It was a huge victory for Garza, a first-year coach.

“I am very happy with the boys,” he said. “The bats didn’t come alive until the end, but when we get going, we get going.”

Tied 2-2 after five innings, CVC nudged ahead on a run-scoring single by Jack Reitsma in the sixth. Relief pitcher Riley Walls had issued a one-out walk to Trenton Vanderveen, then balked him to second.

Costi had two hits and the two big RBIs for Kingsburg. Coito, batting ninth, went 3-for-3.

Walls got the win on the mound, in relief of Riley Cooper who pitched five innings and allowed five hits, while striking out five and walking nobody.





Napa scandal puts hazing in spotlight


School and team hazing are like the red, itchy rash that just will not go away. You try balms and lotions, but the attack is relentless.

If it does vanish for a spell, it seems to reappear when you least expect it and wreak its havoc again. Such was the case at Napa High School in the otherwise genteel wine country, where a hazing complaint was reported to Napa police on Nov. 19 regarding an alleged assault involving junior football varsity players holding teammates down, grabbing them and hitting them.

The aftermath has been ugly, with two players expelled and veteran and well-regarded football coach Troy Mott resigning after the district refused to give him control over the rehiring of his assistant coaches for next season.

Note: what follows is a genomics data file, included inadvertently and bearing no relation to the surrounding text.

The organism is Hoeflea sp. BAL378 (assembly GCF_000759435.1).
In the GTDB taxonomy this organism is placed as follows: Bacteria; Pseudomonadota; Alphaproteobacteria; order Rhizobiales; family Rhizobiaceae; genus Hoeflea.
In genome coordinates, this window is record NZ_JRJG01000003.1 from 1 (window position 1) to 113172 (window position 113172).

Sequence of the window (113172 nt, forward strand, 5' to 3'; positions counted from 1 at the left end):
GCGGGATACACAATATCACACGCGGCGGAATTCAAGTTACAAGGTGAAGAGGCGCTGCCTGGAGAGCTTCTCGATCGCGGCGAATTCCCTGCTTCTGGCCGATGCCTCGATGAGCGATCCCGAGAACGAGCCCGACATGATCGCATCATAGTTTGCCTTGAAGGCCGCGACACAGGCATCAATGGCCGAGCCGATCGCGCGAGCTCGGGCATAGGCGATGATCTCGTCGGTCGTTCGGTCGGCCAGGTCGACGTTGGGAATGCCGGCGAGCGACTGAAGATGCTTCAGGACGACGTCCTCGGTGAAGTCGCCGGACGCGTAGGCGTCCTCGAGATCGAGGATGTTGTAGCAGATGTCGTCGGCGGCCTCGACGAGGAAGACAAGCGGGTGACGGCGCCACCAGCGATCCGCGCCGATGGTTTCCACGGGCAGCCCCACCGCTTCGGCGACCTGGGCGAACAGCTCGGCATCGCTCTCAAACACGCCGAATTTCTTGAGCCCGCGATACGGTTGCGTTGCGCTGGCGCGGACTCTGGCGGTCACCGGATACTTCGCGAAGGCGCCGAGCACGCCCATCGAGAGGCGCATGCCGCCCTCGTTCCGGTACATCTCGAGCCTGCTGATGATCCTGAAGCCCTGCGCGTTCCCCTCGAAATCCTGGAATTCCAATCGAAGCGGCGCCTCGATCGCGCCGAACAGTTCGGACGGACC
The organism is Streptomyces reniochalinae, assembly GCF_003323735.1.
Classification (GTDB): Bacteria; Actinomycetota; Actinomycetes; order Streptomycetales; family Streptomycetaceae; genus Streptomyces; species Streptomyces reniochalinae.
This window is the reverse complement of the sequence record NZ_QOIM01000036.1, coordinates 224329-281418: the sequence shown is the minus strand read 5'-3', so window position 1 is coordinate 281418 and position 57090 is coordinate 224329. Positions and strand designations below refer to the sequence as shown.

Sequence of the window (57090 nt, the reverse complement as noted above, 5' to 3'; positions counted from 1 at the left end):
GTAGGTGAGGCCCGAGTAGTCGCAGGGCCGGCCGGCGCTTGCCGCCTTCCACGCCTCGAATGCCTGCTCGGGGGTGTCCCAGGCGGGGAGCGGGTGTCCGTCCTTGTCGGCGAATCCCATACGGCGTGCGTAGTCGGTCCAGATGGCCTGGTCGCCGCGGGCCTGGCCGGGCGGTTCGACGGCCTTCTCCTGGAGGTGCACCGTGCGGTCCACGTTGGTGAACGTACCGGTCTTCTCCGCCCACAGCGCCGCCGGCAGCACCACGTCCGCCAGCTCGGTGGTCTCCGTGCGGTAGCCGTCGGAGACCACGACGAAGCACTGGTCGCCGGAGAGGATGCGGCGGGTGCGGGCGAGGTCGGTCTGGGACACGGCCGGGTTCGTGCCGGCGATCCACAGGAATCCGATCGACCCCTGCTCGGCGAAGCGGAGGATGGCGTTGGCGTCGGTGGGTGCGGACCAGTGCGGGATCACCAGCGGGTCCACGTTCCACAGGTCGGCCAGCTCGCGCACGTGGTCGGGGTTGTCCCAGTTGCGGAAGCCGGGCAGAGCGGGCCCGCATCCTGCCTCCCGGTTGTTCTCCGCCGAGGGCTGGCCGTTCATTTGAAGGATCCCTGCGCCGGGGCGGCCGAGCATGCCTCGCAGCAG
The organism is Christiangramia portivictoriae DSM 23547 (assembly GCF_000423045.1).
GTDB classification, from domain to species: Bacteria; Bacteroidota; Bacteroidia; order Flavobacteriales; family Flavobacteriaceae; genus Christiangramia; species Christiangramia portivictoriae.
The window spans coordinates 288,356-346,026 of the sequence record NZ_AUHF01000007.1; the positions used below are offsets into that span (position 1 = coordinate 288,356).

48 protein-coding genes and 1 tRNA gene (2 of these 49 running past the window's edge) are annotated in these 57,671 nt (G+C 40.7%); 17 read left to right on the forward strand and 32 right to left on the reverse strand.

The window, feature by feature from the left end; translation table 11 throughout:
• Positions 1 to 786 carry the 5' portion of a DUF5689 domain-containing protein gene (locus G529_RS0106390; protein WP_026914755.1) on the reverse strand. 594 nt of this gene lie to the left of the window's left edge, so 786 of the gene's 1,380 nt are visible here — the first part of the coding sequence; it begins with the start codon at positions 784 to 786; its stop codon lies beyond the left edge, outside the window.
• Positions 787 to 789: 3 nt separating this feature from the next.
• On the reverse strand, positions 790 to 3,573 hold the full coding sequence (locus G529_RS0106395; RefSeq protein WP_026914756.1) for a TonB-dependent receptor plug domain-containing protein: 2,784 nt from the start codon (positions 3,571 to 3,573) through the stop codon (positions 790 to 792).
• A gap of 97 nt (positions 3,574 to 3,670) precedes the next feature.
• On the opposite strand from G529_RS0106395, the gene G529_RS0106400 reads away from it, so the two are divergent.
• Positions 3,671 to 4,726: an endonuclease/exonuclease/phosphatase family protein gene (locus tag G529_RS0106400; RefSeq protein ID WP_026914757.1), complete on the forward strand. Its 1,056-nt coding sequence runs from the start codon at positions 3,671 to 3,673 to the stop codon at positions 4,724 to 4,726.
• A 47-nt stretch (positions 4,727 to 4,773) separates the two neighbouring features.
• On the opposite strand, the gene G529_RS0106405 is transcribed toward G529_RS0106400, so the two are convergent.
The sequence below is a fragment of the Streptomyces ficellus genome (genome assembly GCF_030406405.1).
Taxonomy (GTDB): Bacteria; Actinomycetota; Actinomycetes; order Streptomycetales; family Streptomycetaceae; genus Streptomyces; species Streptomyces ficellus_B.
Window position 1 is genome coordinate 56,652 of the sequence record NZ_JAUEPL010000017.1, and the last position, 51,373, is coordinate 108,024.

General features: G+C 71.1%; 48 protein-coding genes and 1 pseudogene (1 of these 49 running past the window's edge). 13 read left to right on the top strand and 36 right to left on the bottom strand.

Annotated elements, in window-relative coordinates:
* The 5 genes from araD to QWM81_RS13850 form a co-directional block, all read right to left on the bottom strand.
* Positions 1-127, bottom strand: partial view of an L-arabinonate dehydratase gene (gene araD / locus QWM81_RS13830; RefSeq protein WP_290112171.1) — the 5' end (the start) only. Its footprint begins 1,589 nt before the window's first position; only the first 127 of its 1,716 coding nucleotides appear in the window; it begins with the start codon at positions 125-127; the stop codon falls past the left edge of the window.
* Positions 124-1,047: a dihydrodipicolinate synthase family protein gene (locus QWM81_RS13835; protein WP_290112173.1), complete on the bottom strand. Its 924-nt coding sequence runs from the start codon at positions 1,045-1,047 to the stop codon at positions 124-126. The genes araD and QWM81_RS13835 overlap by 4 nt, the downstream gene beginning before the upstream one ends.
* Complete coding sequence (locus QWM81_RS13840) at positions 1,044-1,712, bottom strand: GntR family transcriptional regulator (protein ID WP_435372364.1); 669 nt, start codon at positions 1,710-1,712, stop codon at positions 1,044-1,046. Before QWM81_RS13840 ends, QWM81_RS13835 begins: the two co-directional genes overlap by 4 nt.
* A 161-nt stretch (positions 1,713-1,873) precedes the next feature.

Neither Kingsburg Joint Union High School District Athletic Director Thomas Sembritzki, Selma Unified School District AD Randy Esraelian nor Kingsburg football coach David Wilson, when contacted, had heard of the mess in wine country, but Esraelian had heard of a local example.

“There was an incident made public at Lemoore [two years ago[ and a coach was let go because of it,” he said. “You hear about it here and there. Hazing is a pretty big buzzword. There’s no longer any tolerance for older kids putting younger kids through a baptism of fire.”

Hazing is defined by as “The act of forcing humiliating or abusive tasks upon someone in order to ridicule him, or to initiate him into a group.” The term comes from the late 17th century French word “haser,” which means to irritate or annoy.